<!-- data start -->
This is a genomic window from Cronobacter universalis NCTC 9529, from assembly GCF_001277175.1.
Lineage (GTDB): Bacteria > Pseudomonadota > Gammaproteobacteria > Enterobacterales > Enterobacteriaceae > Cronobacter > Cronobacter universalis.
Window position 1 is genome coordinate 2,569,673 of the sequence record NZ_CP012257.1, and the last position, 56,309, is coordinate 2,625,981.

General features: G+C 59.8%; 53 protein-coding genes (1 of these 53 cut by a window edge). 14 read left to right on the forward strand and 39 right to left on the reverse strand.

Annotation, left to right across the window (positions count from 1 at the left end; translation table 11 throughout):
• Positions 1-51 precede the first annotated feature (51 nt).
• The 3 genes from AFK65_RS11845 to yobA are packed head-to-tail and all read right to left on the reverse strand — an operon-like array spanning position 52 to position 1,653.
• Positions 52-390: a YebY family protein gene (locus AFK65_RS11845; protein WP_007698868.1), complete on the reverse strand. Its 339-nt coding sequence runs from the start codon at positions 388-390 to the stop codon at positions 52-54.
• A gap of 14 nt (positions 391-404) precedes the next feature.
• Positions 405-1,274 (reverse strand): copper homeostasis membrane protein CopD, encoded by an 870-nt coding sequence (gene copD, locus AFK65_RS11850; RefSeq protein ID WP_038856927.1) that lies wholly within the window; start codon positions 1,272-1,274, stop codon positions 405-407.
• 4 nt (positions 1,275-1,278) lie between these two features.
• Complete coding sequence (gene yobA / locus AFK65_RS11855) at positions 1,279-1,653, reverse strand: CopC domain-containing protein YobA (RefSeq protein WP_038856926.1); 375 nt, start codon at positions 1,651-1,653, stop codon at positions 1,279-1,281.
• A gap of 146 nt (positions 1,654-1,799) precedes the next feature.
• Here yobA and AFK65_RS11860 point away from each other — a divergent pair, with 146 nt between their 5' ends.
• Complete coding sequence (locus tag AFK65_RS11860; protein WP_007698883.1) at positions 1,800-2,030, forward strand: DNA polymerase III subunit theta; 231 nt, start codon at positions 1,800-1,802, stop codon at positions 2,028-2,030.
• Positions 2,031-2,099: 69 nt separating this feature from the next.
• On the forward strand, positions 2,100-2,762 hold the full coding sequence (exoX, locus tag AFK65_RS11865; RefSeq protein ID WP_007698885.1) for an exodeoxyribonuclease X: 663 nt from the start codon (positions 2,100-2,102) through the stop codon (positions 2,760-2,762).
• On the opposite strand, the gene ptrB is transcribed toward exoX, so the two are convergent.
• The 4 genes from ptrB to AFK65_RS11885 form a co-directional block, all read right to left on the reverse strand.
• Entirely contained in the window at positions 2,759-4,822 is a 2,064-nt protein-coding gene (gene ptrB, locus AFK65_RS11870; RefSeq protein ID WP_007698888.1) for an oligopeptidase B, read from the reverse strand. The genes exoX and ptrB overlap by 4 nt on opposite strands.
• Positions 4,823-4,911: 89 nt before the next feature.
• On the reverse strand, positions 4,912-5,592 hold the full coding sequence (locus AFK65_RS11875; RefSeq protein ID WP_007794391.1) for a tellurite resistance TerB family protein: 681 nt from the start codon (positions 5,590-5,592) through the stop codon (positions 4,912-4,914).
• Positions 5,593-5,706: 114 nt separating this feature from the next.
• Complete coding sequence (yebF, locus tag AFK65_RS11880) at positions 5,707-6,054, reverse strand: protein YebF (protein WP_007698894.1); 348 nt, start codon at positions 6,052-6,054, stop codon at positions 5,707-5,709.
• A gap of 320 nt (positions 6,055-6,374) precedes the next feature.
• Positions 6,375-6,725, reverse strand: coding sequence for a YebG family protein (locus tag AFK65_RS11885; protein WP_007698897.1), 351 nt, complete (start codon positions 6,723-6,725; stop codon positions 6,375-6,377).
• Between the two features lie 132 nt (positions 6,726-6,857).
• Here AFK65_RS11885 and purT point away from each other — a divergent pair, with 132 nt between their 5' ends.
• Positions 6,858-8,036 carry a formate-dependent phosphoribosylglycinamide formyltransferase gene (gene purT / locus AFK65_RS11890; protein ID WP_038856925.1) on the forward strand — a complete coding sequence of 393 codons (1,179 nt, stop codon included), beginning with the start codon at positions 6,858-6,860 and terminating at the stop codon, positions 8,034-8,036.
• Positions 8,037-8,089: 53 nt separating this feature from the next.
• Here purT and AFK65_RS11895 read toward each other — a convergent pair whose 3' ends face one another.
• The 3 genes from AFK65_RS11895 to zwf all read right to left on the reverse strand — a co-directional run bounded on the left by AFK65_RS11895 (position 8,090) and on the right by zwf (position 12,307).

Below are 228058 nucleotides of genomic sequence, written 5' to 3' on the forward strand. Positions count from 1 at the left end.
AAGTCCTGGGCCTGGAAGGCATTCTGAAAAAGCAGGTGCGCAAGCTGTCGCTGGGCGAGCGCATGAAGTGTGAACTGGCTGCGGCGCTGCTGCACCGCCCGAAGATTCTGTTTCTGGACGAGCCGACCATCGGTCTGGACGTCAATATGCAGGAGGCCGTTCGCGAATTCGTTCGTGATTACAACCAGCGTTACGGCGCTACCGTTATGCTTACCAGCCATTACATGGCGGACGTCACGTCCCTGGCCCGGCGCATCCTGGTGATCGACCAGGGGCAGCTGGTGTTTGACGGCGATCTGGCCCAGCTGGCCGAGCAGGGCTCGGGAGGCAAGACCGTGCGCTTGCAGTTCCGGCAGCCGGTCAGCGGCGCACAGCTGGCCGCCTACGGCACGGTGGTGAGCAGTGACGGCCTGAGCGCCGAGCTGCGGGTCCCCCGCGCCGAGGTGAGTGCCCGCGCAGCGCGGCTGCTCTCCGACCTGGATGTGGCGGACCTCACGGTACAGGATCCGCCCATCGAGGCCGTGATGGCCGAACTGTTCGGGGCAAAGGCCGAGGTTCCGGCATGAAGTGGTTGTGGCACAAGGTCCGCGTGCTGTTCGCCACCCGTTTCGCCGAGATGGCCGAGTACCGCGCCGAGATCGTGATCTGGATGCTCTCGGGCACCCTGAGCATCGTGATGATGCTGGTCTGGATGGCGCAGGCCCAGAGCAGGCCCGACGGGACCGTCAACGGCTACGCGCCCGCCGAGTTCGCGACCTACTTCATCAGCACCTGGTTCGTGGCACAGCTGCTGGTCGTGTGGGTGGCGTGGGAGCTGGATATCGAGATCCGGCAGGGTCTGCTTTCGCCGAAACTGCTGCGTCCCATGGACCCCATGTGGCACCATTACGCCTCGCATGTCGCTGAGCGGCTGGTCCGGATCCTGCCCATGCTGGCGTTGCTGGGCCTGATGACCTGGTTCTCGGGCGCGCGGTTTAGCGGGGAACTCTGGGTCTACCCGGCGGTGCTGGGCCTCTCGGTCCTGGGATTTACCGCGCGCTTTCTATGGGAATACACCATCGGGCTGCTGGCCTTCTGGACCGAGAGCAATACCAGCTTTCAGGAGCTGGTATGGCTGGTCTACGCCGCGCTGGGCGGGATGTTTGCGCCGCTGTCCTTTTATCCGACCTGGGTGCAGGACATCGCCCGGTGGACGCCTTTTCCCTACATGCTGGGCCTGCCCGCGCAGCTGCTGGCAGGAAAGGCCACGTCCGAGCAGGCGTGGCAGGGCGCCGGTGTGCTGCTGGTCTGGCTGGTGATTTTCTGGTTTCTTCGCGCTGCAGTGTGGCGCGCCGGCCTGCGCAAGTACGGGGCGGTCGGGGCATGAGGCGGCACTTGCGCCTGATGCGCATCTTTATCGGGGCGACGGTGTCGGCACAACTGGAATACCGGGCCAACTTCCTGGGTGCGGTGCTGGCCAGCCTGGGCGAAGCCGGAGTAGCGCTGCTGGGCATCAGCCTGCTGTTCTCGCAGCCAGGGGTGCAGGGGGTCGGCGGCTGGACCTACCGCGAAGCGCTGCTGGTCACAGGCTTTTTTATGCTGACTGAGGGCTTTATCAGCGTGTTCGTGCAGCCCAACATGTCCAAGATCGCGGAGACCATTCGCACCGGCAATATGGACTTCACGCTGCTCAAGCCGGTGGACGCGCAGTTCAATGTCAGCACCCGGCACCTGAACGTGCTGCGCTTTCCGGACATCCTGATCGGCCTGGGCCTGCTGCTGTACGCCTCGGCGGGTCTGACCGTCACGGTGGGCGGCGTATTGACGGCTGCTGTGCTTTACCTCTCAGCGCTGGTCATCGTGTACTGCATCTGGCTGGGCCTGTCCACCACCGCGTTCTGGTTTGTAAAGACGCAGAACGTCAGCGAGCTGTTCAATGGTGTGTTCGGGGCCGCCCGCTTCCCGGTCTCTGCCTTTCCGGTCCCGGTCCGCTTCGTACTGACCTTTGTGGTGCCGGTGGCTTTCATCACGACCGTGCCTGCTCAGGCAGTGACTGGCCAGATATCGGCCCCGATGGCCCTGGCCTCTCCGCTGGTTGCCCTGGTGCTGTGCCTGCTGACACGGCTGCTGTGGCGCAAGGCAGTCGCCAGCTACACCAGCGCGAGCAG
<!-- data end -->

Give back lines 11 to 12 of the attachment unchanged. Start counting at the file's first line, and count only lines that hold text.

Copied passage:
• 4 nt (positions 1,275-1,278) lie between these two features.
• Complete coding sequence (gene yobA / locus AFK65_RS11855) at positions 1,279-1,653, reverse strand: CopC domain-containing protein YobA (RefSeq protein WP_038856926.1); 375 nt, start codon at positions 1,651-1,653, stop codon at positions 1,279-1,281.